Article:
· The Recovering America's Wildlife Act, H.R.3742, now has 153 cosponsors - more than a third of the U.S. House of Representatives!
This game-changing, bipartisan legislation would provide $1.4 billion to help 12,000 species of concern identified by state wildlife experts, including hundreds of at-risk fish and wildlife in Texas. That's why we need lots of Texas cosponsors.
Have you asked your U.S. House Representative to cosponsor H.R.3742? Details of the Recovering America's Wildlife Act are below. Take a look and then help Texas wildlife in 3 simple steps:
(1) Find out who your U.S House Representative from Texas is here.
(2) Look up that Representative's website and contact information in your search engine.
(3) Call their office and post a message on their website contact form asking them to:
"Please cosponsor the Recovering America's Wildlife Act, H.R.3742. It will benefit Texas fish and wildlife, business and industry, outdoor recreation and tourism, and all Texans".
Visit our online toolkit for more resources.
About the Recovering America’s Wildlife Act:
• H.R. 3742 was introduced by Representatives Dingell (D-Mich.) and Fortenberry (R-Neb.).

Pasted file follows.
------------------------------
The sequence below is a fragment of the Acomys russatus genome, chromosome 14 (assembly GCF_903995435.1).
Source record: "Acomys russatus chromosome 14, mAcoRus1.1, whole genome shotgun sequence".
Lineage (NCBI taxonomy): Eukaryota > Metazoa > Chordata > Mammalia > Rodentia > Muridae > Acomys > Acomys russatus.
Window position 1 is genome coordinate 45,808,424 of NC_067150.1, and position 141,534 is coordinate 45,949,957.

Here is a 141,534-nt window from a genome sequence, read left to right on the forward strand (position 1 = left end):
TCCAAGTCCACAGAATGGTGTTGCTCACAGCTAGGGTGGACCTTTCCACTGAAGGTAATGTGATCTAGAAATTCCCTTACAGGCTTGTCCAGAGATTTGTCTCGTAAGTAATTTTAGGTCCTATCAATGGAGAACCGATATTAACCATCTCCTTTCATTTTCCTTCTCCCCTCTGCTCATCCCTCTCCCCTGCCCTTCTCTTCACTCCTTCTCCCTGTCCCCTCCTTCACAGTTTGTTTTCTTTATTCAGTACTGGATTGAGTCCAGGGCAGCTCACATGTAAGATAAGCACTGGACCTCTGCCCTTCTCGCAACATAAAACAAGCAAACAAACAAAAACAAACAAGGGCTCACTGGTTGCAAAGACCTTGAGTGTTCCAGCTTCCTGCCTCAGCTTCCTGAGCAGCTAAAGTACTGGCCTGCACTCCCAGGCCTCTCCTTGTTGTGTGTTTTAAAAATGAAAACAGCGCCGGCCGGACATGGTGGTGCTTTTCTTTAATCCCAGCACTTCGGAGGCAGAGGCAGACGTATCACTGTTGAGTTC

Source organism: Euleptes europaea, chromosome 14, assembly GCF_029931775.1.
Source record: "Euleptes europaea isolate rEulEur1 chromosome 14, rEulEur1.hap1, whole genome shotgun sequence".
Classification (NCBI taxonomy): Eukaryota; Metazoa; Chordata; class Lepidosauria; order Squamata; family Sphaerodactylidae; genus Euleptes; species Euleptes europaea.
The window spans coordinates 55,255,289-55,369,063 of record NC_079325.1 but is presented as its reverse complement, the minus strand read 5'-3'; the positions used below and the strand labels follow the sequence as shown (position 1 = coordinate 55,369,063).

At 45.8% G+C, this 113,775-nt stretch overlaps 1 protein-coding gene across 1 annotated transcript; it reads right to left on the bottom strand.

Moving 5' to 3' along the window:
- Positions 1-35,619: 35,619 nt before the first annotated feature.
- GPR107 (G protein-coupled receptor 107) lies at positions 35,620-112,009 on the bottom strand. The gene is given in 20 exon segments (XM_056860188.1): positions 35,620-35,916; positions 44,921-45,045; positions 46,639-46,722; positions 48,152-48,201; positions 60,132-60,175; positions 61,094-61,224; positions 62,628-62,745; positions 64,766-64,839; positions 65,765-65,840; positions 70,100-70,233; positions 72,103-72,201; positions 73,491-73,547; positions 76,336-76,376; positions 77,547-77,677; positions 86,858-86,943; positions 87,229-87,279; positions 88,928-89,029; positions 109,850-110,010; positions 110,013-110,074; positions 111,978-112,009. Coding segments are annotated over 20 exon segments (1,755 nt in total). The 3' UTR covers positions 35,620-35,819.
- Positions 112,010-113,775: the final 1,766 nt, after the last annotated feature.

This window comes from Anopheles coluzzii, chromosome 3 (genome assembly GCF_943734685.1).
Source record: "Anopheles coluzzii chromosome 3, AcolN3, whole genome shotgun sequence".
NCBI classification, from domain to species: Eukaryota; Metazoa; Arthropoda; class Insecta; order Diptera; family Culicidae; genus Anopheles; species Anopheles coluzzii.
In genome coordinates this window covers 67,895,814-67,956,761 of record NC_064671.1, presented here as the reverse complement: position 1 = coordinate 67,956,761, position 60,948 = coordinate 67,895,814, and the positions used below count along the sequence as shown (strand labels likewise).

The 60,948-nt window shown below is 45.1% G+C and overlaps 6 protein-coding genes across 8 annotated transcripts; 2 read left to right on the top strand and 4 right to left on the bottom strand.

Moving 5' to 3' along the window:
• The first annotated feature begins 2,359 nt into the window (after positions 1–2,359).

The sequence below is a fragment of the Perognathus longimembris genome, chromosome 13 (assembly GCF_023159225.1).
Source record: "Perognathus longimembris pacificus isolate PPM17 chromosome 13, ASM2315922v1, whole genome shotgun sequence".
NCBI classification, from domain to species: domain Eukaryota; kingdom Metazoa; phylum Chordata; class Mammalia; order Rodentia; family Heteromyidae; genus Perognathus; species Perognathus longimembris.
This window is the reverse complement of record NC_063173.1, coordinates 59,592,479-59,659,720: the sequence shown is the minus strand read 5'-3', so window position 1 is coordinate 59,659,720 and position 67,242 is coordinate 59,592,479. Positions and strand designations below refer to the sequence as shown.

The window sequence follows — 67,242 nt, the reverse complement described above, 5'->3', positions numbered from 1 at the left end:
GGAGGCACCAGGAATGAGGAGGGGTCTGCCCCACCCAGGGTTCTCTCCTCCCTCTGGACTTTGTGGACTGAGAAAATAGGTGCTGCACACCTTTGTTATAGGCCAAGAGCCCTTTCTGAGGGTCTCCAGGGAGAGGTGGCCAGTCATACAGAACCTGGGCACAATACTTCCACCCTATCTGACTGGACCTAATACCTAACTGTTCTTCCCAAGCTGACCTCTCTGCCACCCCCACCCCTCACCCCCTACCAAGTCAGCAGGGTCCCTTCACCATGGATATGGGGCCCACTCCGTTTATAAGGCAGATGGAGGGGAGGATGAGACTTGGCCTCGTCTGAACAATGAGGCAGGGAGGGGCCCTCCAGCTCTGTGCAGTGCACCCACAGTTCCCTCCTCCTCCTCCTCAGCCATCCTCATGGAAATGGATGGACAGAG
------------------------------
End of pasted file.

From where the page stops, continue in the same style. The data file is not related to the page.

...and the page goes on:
• The bill will fund conservation efforts for more than 12,000 species in need of assistance by providing $1.397 billion in dedicated annual funding for proactive, on-the-ground wildlife projects throughout every state and territory -- without any new taxes.
• $1.3 billion of the funds will go to the state and territorial wildlife agencies. This spending will be guided by the Congressionally-mandated State Wildlife Action Plans, which identify specific strategies to restore the populations of species of greatest conservation need. Over $50 million per year would come to Texas.
• Tribal Nations would receive $97.5 million annually to fund proactive wildlife conservation efforts on roughly 140 million acres of land.
• The bill complements the highly successful Federal Aid in Wildlife Restoration Act (Pittman-Robertson) and Federal Aid in Sport Fish Restoration Act (Dingell-Johnson), which have led to the state-led recovery of a range of large mammals, game birds, and sportfish that faced potential extinction last century.
• A 2018 report, Reversing America’s Wildlife Crisis: Securing the Future of Our Fish and Wildlife, found that one-third of America’s wildlife species are at an increased risk of extinction. More than 150 U.S. species have already gone extinct and an additional 500 species have not been seen in recent decades and are regarded as possibly extinct.